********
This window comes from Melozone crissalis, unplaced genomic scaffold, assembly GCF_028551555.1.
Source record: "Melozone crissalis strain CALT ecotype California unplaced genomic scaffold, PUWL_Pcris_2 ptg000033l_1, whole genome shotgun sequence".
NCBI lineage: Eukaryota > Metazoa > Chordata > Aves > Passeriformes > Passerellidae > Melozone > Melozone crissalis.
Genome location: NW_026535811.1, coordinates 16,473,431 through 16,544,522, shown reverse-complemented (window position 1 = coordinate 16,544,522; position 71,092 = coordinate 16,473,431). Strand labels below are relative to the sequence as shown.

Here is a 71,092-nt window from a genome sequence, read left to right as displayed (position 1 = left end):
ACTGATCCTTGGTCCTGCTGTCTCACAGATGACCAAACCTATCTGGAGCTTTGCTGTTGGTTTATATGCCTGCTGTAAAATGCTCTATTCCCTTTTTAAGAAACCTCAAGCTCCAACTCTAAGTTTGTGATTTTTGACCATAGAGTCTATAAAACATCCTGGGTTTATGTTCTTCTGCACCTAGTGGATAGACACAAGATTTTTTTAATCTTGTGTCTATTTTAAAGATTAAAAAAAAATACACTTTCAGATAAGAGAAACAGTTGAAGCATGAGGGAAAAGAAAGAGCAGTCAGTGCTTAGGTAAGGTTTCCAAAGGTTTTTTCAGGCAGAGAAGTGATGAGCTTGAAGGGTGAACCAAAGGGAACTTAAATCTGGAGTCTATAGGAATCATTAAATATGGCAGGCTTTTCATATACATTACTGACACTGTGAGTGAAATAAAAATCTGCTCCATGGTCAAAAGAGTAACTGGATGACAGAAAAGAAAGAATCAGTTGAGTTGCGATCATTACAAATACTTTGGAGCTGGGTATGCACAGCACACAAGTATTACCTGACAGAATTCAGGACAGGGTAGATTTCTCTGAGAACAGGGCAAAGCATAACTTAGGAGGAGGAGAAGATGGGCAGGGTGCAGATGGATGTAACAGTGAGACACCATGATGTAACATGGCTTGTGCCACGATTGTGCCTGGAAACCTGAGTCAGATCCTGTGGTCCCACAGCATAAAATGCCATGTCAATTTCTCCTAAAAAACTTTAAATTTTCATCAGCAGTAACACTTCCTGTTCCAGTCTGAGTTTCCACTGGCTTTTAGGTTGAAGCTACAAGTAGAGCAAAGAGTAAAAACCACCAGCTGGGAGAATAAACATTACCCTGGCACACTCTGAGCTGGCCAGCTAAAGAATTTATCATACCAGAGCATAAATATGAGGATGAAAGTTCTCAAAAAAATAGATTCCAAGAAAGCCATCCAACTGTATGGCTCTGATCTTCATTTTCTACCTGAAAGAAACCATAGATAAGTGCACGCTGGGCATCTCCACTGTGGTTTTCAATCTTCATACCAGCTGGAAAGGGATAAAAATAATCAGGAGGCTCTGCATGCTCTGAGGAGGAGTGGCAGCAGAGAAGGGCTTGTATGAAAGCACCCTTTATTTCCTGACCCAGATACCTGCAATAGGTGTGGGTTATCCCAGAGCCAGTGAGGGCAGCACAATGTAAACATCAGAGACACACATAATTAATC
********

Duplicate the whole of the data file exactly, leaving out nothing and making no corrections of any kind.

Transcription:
This window comes from Melozone crissalis, unplaced genomic scaffold, assembly GCF_028551555.1.
Source record: "Melozone crissalis strain CALT ecotype California unplaced genomic scaffold, PUWL_Pcris_2 ptg000033l_1, whole genome shotgun sequence".
NCBI lineage: Eukaryota > Metazoa > Chordata > Aves > Passeriformes > Passerellidae > Melozone > Melozone crissalis.
Genome location: NW_026535811.1, coordinates 16,473,431 through 16,544,522, shown reverse-complemented (window position 1 = coordinate 16,544,522; position 71,092 = coordinate 16,473,431). Strand labels below are relative to the sequence as shown.

Here is a 71,092-nt window from a genome sequence, read left to right as displayed (position 1 = left end):
ACTGATCCTTGGTCCTGCTGTCTCACAGATGACCAAACCTATCTGGAGCTTTGCTGTTGGTTTATATGCCTGCTGTAAAATGCTCTATTCCCTTTTTAAGAAACCTCAAGCTCCAACTCTAAGTTTGTGATTTTTGACCATAGAGTCTATAAAACATCCTGGGTTTATGTTCTTCTGCACCTAGTGGATAGACACAAGATTTTTTTAATCTTGTGTCTATTTTAAAGATTAAAAAAAAATACACTTTCAGATAAGAGAAACAGTTGAAGCATGAGGGAAAAGAAAGAGCAGTCAGTGCTTAGGTAAGGTTTCCAAAGGTTTTTTCAGGCAGAGAAGTGATGAGCTTGAAGGGTGAACCAAAGGGAACTTAAATCTGGAGTCTATAGGAATCATTAAATATGGCAGGCTTTTCATATACATTACTGACACTGTGAGTGAAATAAAAATCTGCTCCATGGTCAAAAGAGTAACTGGATGACAGAAAAGAAAGAATCAGTTGAGTTGCGATCATTACAAATACTTTGGAGCTGGGTATGCACAGCACACAAGTATTACCTGACAGAATTCAGGACAGGGTAGATTTCTCTGAGAACAGGGCAAAGCATAACTTAGGAGGAGGAGAAGATGGGCAGGGTGCAGATGGATGTAACAGTGAGACACCATGATGTAACATGGCTTGTGCCACGATTGTGCCTGGAAACCTGAGTCAGATCCTGTGGTCCCACAGCATAAAATGCCATGTCAATTTCTCCTAAAAAACTTTAAATTTTCATCAGCAGTAACACTTCCTGTTCCAGTCTGAGTTTCCACTGGCTTTTAGGTTGAAGCTACAAGTAGAGCAAAGAGTAAAAACCACCAGCTGGGAGAATAAACATTACCCTGGCACACTCTGAGCTGGCCAGCTAAAGAATTTATCATACCAGAGCATAAATATGAGGATGAAAGTTCTCAAAAAAATAGATTCCAAGAAAGCCATCCAACTGTATGGCTCTGATCTTCATTTTCTACCTGAAAGAAACCATAGATAAGTGCACGCTGGGCATCTCCACTGTGGTTTTCAATCTTCATACCAGCTGGAAAGGGATAAAAATAATCAGGAGGCTCTGCATGCTCTGAGGAGGAGTGGCAGCAGAGAAGGGCTTGTATGAAAGCACCCTTTATTTCCTGACCCAGATACCTGCAATAGGTGTGGGTTATCCCAGAGCCAGTGAGGGCAGCACAATGTAAACATCAGAGACACACATAATTAATC